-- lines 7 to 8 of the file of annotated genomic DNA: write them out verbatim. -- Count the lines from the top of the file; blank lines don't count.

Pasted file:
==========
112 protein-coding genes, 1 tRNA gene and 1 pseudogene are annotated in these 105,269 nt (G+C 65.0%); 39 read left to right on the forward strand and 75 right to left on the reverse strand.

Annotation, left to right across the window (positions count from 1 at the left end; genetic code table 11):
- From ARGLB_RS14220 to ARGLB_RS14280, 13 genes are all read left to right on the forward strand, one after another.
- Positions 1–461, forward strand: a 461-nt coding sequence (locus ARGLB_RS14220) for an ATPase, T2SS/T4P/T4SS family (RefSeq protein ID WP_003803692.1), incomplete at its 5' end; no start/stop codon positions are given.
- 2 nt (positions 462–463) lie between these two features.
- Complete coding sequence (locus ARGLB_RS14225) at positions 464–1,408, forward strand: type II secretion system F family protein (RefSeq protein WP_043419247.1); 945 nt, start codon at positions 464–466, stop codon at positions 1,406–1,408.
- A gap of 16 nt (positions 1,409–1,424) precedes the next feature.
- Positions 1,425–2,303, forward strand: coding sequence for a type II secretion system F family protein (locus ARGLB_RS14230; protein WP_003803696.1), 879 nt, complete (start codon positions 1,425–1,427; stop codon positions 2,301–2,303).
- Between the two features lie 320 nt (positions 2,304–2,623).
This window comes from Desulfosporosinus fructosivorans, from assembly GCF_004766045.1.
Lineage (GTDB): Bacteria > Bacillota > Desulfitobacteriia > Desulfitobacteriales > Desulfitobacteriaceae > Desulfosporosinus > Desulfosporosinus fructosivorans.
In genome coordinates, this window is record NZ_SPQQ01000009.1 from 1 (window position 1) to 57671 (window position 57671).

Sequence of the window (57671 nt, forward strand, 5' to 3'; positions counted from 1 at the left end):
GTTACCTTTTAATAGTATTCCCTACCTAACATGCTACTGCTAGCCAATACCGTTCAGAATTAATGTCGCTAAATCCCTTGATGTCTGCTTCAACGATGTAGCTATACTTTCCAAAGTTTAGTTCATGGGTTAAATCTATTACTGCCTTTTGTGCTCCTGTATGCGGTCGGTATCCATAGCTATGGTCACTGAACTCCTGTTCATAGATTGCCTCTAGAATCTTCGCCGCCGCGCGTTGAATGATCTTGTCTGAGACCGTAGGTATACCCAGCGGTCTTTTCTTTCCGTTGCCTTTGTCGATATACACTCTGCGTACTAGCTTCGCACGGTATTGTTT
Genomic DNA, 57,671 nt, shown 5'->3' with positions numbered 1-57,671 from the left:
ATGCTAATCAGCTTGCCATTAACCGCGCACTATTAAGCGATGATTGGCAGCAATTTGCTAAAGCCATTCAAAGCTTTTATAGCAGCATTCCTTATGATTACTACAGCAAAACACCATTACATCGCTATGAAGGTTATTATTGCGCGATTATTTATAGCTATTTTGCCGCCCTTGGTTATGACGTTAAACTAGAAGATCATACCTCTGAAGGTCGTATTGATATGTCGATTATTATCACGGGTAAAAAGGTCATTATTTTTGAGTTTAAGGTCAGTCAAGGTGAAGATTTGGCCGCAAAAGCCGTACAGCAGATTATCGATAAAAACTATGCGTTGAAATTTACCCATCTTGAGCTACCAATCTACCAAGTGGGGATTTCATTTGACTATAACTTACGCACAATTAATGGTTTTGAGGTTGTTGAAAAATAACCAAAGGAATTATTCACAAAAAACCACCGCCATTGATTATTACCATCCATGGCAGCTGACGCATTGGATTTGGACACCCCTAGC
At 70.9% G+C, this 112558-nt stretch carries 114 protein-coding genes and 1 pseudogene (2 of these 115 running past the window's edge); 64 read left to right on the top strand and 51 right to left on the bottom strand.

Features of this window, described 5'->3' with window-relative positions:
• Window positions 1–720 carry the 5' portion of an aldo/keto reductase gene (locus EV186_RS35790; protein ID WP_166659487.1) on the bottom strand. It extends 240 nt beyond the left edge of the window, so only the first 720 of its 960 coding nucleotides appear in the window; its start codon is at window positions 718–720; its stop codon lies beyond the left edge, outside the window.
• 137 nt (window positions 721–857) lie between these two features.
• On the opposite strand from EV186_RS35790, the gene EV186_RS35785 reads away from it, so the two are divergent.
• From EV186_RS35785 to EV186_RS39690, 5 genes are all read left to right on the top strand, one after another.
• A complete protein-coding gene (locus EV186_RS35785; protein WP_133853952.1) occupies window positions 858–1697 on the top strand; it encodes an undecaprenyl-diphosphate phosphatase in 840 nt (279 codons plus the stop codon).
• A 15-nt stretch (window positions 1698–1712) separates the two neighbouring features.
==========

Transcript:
- A gap of 16 nt (positions 1,409–1,424) precedes the next feature.
- Positions 1,425–2,303, forward strand: coding sequence for a type II secretion system F family protein (locus ARGLB_RS14230; protein WP_003803696.1), 879 nt, complete (start codon positions 1,425–1,427; stop codon positions 2,301–2,303).